Cat in the Hat at Hillcrest

Read Across America week celebrated with Dr. Seuss theme

BROOKINGS – The weeklong Read Across America program from the National Education Association is mostly left for elementary students to enjoy, though it is open to those K-12.

It’s long been a part of school life at Brookings, with the goal of promoting reading and literacy. Read Across America also helps celebrate Dr. Seuss’ birthday (March 2) by encouraging students to take the time to enjoy a good read.

To that end, elementary classrooms decorated their doors in a Dr. Seuss theme, and guest readers come in to read to the students this week. This year, guest readers mostly consist of parents of school children volunteering to read their favorite children’s books.

“Every year, we pick a different group, and the reason it’s important is to show that if you’re a lifelong reader and can read in any setting and at any type of job or career,” said Pam Carlson, a third-grade teacher at Hillcrest Elementary.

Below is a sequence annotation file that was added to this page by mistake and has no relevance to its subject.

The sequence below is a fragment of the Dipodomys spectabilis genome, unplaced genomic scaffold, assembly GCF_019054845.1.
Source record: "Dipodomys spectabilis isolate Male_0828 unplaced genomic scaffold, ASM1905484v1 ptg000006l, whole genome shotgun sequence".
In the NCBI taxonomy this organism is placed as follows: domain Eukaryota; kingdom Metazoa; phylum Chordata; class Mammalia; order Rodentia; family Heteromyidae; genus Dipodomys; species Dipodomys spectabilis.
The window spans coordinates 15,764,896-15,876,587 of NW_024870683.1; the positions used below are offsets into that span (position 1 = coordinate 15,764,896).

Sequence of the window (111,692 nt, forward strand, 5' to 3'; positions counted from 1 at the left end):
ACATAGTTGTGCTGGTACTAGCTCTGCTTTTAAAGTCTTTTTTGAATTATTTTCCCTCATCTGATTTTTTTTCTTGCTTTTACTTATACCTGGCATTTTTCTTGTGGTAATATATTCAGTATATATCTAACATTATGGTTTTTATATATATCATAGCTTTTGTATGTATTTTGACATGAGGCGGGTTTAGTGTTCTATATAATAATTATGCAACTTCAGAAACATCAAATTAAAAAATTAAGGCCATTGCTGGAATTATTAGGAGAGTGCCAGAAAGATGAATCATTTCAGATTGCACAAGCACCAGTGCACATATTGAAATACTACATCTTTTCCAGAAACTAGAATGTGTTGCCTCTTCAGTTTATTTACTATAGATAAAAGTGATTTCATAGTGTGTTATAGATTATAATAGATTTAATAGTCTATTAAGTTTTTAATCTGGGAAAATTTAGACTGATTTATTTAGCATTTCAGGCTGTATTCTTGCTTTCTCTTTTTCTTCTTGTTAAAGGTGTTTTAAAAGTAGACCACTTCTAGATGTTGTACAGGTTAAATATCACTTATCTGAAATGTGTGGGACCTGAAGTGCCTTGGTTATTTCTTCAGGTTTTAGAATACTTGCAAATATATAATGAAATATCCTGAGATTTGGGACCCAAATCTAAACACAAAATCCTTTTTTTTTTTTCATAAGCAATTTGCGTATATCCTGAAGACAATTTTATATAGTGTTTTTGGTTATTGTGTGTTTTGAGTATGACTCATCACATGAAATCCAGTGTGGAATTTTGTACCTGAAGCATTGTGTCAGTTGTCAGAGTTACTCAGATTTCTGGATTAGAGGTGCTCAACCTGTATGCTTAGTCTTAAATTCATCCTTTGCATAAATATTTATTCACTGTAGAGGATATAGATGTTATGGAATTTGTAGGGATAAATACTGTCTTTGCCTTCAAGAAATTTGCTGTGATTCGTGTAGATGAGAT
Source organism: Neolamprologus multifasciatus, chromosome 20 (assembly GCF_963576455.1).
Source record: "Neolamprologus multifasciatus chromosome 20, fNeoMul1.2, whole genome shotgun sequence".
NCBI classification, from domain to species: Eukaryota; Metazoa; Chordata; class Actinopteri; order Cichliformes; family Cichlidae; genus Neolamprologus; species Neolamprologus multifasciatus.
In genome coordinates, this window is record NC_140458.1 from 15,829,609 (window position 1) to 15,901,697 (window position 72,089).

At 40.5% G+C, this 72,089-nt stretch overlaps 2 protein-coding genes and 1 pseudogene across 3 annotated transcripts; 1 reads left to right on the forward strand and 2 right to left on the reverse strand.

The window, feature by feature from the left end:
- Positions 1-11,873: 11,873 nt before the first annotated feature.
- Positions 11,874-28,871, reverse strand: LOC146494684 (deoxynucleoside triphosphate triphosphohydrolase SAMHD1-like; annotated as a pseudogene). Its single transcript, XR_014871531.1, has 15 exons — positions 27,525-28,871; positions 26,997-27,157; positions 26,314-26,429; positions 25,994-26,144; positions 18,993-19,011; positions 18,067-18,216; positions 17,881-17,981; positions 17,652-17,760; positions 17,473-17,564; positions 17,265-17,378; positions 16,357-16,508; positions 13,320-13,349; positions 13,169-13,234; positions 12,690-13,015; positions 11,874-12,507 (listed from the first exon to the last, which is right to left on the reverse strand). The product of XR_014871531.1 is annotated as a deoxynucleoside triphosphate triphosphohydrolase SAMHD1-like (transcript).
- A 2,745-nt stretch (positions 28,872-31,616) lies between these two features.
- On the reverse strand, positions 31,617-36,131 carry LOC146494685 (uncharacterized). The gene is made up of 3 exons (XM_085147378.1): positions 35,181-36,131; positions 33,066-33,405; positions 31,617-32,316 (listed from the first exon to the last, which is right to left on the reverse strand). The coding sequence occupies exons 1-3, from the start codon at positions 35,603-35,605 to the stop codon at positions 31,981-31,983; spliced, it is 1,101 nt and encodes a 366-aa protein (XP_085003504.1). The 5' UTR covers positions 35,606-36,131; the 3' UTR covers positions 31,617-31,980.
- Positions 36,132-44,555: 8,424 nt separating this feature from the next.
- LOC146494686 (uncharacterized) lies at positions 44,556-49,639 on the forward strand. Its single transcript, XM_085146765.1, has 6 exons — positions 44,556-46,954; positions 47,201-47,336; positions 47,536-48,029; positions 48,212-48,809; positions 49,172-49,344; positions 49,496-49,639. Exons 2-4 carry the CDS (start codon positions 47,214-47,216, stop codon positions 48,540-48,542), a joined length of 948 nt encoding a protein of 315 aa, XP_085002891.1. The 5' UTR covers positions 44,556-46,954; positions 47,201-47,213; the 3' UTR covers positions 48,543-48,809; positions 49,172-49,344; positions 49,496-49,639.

Even with all the niceties of technology, kids still can be captivated by a book and look forward to reading, Carlson said. “If I don’t read aloud every day, they’re asking why I didn’t read today.”

Each of the elementary schools had its own fun dress up day, such as PJ Day on Monday (with “Dr. Seuss’s Sleep Book” in mind) and Sock Day on Thursday, when students wore crazy and mismatched socks (celebrating “Fox in Socks”) at Hillcrest Elementary.

Each school has its own set of activities lined up. At Dakota Prairie, reading was awarded this week by having reading time translated into a winding path through the school’s hallways. When a teacher reads to students for 10 minutes or a student reads independently for 10 minutes, the teacher writes their class name down on a paper in the shape of an open book to be placed on the hallway wall as part of a colorful display of their reading efforts.

“Our goal is to read across Dakota Prairie because it’s Read Across America. So we’re going to see how far we can get down the hallway,” second-grade teacher Julie LeFebvre said.

This all led up to a visit from the official Cat in the Hat on Friday, a special treat won by Carlson at the South Dakota Education Association Convention last year.


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